Dispatches from Florida: Students share insight from Republican National Convention

Twenty-six Quinnipiac University students are taking part in Washington Center for Internships and Academic Seminars programs that culminates in their attending their political party’s national convention. Read more here.

Aug. 29

America Loves Ann; Ann Loves Mitt

By Morgan Farra ’13

Twenty-six Quinnipiac University students are taking part in Washington Center for Internships and Academic Seminars programs that will culminate in their attending their political party’s national convention. Here, Michelle Gearrity ’13 smiles with Herman Cain at the convention.

Happy Wednesday from Tampa, Florida!

In the week leading up to the convention, I attended classes and seminars devoted to analyzing the campaign process and discussing tactics and strategies used in a presidential bid.

Much of what we discussed involved the importance of “likability” in a national race and the struggles that Mitt Romney is facing in developing a personal image that exudes warmth.

The argument is not that Romney should be someone he isn’t, but rather, that it is vital to his success that he capitalizes on his family-man persona and the support his wife continues to receive from the Republican party — especially if he plans to contest President Barack Obama who, although his economic platform is questioned, his loving and warm charismatic persona is adored.

With that, it was no surprise to learn that on the schedule for the convention would be a speech from Ann Romney, Mitt’s adoring wife.

Our small class discussions as well as large seminars continued to examine the importance of her address in presenting her husband in a warmer light. The expectation was that Mrs. Romney would speak of the days they fell in love, the honeymoon phase of their marriage, the blossoming of their family and the partnership they have sustained.

Last night, Ann graced the crowd with her presence and everything from her authentic laughter to her bright red dress exuded warmth; however, the address failed to make me feel any sort of meaningful connection with Romney as a person.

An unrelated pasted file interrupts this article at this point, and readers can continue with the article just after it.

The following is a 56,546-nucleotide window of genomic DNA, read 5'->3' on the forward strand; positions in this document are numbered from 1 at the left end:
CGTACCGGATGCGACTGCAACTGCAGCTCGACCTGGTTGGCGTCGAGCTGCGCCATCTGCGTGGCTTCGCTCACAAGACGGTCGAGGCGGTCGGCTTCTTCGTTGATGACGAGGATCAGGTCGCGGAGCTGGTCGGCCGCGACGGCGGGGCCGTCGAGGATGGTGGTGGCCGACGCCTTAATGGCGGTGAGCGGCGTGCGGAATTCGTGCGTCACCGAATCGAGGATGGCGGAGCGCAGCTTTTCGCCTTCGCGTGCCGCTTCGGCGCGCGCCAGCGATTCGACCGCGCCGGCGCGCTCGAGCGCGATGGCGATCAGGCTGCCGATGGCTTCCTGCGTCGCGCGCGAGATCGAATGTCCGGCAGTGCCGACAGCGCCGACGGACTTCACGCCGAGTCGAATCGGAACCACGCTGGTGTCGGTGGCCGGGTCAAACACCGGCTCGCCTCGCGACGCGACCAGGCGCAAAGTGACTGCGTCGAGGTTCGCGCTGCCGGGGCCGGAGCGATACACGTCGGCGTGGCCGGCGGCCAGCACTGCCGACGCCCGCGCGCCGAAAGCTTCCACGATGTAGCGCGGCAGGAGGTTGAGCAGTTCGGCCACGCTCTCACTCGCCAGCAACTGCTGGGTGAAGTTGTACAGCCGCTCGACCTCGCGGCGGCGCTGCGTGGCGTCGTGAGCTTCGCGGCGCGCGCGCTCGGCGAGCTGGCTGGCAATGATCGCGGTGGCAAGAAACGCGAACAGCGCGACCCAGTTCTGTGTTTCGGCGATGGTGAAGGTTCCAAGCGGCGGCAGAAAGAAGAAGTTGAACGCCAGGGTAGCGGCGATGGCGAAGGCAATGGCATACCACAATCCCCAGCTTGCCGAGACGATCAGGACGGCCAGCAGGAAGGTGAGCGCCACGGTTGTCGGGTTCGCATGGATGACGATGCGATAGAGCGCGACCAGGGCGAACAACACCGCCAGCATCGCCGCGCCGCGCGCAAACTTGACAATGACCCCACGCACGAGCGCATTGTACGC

The focus was on the Romney family’s value of success, but that wasn’t what the crowd needed.

The American public needs to know that Romney is a man of compassion, capable of warmth. Instead, Ann constantly referred to her husband as “Mitt Romney.”

In my opinion, that is not the image of love – I don’t know about anyone else, but my parents don’t call one another by their full name. I understand that she was addressing a national audience but her husband is a national celebrity. She could have afforded to call him “Mitt,” and avoided critics like myself from questioning how heartfelt her remarks were.

To be clear, I am not arguing that the Romneys don’t feel the deepest of love for one another, I am simply suggesting that it would have come across as more natural if Ann referred to her husband as “Mitt.”

Ann spoke of the economic struggles facing women, the hardships of parenthood and the need for economic growth and won the hearts of the crowd, but didn’t necessarily sell the crowd on the family-man version of Romney.

After Romney greeted Ann on stage, they walked hand-in-hand back to their seats to watch New Jersey Gov. Chris Christie and hope he didn’t set off any fireworks that could prove deadly to the Romney ticket. Fortunately for Romney, Christie kept his Jersey attitude in check and delivered a powerful speech to close out the evening.

Aug. 28

Getting an inside look at the media covering the convention

By Jordan Siegler ’15

Today was supposed to be the second day of the Republican National Convention, but because of Hurricane Isaac, today is the first of the Republican National Convention.

Today was also my second day working for Fox News as a runner for their morning show, “Fox & Friends.”

As a runner, my job is to greet people who are going to be appearing on the show and escort them to the studio and into makeup and then to the set.

In this job, I have been able to meet some interesting people.

I have met Fox News anchor Bret Baier, Karl Rove, and former presidential candidate Congresswomen Michelle Bachman.

While my job keeps me on the move, I have tried to listen to as much of the show as possible.

One topic that I caught a small portion of was Fox News alleging that other networks were ignoring certain stories in order to protect President Obama. I thought that this was a very serious accusation that Fox News was making.

News organizations are meant to be unbiased when delivering the news, but Fox News is alleging that the other networks are showing a clear bias by trying to help President Obama.

As a journalism student, this brings many ethical issues to mind. First of all, Fox News making that allegation is serious if it turns out that they are wrong and could be seen as slander toward the other networks.

However, if Fox News is correct, than it shows that many journalists today have had a serious loss of ethics. Journalists are meant to gather all the facts and provide them to the people and allow them to interpret them as they feel.

It is not a journalist’s job to provide people with only the facts they want the public to know.

Categories: College of Arts and Sciences, News, School of Communications

1 reply »

  1. Jordan, what do you think about the fact that MSNBC chose not to broadcast any of the numerous speeches by Black, Hispanic, or women (or Black women or Hispanic women) speakers Tuesday night? How badly did they violate journalistic ethics by cheating their viewers out of the brilliant, exciting speeches by Mia Love and Artur Davis (to name just a few)?

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